Our question arises from wondering about the systems of natural numbers in models ZFC + Con(ZFC) and ZFC + $\neg$Con(ZFC). In thinking of the systems of natural numbers of these models, we came to the following remark and questions. If we take the ultrapower of a model of Peano arithmetic we get a model of Peano arithmetic with non-standard natural numbers like <1, 2, 3, ...> which have infinitely many natural numbers below them. My question is: if we take an ultrapower, $M$, of a model of ZFC, $V$, does $M$ have non-standard natural numbers?
An ultrapower of a model $M$ of ZFC will have non-standard natural numbers if and only if either $M$ has non-standard natural numbers or the ultrafilter used in forming the ultrapower is countably incomplete. The natural numbers of the ultrapower of $M$ with respect to an ultrafilter $U$ are isomorphic to the ultrapower with respect to U of the natural numbers of $M$. (More generally, the operations of $U$-ultrapower and taking the subset of a model defined by a particular formula always commute up to canonical isomorphism.) The ultrapower will satisfy Con($PA$) if and only if $M$ does, by Los's theorem.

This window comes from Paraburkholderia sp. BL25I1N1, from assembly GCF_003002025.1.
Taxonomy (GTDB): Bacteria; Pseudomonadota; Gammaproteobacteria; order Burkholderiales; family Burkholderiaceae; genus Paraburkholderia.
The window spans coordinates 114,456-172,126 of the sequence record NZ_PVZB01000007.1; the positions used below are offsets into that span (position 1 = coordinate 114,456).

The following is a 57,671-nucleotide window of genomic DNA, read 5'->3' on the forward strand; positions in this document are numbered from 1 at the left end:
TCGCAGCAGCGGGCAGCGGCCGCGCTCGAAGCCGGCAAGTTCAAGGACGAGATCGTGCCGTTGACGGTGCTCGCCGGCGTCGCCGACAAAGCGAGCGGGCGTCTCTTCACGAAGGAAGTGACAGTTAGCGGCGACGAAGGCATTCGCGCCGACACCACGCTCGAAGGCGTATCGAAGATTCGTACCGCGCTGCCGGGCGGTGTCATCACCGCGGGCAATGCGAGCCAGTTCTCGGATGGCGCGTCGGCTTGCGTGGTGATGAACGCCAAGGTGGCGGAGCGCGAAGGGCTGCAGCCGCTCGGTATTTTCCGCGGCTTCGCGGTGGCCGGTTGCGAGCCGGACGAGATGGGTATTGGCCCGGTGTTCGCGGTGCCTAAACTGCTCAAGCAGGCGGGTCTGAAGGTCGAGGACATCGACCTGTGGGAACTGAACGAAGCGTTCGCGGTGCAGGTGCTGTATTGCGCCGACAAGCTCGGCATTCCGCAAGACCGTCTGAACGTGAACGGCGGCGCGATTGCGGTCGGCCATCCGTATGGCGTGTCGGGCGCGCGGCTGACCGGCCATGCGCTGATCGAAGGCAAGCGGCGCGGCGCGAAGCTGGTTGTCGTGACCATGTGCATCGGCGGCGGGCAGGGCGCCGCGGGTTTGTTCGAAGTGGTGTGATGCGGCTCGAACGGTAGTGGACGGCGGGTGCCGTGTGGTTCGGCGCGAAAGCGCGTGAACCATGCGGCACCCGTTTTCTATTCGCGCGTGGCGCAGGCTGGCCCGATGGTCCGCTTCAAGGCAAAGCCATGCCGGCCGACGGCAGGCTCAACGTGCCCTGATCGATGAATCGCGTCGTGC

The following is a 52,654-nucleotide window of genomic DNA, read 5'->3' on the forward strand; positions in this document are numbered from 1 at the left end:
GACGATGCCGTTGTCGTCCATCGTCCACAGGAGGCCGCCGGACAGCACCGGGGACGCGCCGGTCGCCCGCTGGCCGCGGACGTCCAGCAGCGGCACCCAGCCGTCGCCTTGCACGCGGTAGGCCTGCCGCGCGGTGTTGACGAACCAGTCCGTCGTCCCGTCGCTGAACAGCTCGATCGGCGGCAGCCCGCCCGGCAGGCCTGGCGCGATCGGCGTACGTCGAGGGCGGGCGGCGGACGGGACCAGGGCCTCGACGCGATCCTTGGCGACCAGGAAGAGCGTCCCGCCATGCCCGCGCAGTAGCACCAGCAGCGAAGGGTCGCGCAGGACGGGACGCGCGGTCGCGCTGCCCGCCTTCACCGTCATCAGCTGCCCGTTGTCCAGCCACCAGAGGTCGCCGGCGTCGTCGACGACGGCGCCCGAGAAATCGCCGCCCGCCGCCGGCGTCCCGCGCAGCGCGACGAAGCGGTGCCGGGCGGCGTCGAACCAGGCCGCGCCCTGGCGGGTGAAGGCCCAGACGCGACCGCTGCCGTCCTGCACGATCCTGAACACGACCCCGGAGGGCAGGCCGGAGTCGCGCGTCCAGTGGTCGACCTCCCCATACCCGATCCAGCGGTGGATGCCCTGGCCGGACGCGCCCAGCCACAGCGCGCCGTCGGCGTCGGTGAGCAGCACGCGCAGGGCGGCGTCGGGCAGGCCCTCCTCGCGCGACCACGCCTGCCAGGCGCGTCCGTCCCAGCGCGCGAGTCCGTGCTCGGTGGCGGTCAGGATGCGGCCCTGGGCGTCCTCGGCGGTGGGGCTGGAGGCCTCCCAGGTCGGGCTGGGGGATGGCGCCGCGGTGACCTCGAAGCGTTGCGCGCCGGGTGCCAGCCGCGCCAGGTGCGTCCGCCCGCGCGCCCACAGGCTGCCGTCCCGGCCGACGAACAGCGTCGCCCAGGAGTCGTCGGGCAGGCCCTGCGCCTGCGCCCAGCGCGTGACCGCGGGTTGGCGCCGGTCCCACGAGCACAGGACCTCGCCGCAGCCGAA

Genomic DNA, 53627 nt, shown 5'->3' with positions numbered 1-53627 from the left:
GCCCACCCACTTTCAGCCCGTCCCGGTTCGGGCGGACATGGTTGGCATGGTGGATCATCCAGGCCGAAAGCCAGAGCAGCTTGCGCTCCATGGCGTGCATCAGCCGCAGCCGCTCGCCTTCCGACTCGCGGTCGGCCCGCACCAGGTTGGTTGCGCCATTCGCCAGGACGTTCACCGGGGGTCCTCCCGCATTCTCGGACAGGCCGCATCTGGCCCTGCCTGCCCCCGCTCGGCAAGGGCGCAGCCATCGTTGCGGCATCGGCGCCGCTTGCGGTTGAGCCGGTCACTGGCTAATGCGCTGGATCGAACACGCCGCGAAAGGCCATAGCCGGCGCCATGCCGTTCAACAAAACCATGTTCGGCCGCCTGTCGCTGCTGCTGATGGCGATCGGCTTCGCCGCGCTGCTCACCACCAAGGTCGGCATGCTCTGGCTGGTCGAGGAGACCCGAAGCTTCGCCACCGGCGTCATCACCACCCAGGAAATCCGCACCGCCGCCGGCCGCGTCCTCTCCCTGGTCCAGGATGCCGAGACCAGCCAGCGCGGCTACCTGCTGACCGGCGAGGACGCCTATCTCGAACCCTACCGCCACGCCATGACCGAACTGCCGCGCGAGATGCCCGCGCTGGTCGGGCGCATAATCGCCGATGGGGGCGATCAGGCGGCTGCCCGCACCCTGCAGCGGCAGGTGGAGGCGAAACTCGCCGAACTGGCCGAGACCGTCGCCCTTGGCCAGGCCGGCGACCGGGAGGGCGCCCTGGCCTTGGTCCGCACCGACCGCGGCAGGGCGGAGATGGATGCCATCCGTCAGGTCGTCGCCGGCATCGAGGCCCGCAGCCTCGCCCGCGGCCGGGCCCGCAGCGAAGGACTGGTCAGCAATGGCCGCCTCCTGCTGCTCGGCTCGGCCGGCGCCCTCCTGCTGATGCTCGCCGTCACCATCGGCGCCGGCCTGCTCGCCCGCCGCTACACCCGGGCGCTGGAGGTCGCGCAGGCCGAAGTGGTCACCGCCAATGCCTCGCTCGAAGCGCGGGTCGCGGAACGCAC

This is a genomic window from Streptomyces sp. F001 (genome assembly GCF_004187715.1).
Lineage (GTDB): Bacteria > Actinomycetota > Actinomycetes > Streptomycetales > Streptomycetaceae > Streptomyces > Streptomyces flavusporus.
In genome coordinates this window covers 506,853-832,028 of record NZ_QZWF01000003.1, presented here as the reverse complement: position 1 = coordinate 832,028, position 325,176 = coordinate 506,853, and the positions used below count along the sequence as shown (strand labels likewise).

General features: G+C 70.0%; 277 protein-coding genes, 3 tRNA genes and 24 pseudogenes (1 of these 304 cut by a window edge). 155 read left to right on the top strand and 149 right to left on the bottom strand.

The preceding was written with "ordinary" ultrapowers in mind. You could also form "internal" ultrapowers of a model $M$ of ZFC. You'd use an element $U$ of $M$ that satisfies in $M$ the formula "$U$ is an ultrafilter on a set $I$", and elements of the ultrapower would be represented by functions on $I$ in the sense of $M$ (i.e., elements $f$ of $M$ that satisfy in $M$ the formula "$f$ is a function on $I$"). Everything I wrote in the first paragraph would still be correct provided you interpret "countably complete" in the sense of $M$.
Finally, one can, in some situations, form ultrapowers where the ultrafilter is external to the model $M$ but the functions representing ultrapower elements are internal to $M$. Similar (but not identical) results hold for these also.
In each copy of $V$ there's some set is a model of $PA$. This sequence of sets corresponds to a set in $M$ which, since being a model of $PA$ is a sentence in the language of $ZFC$, is a model of $PA$. Since there is a unique model of $PA$, this is the model of $PA$.
This set is an ultrapower of a model of $PA$, so it contains nonstandard natural numbers. (Edit: As Andreas points out, only if the ultrapower is countably incomplete.)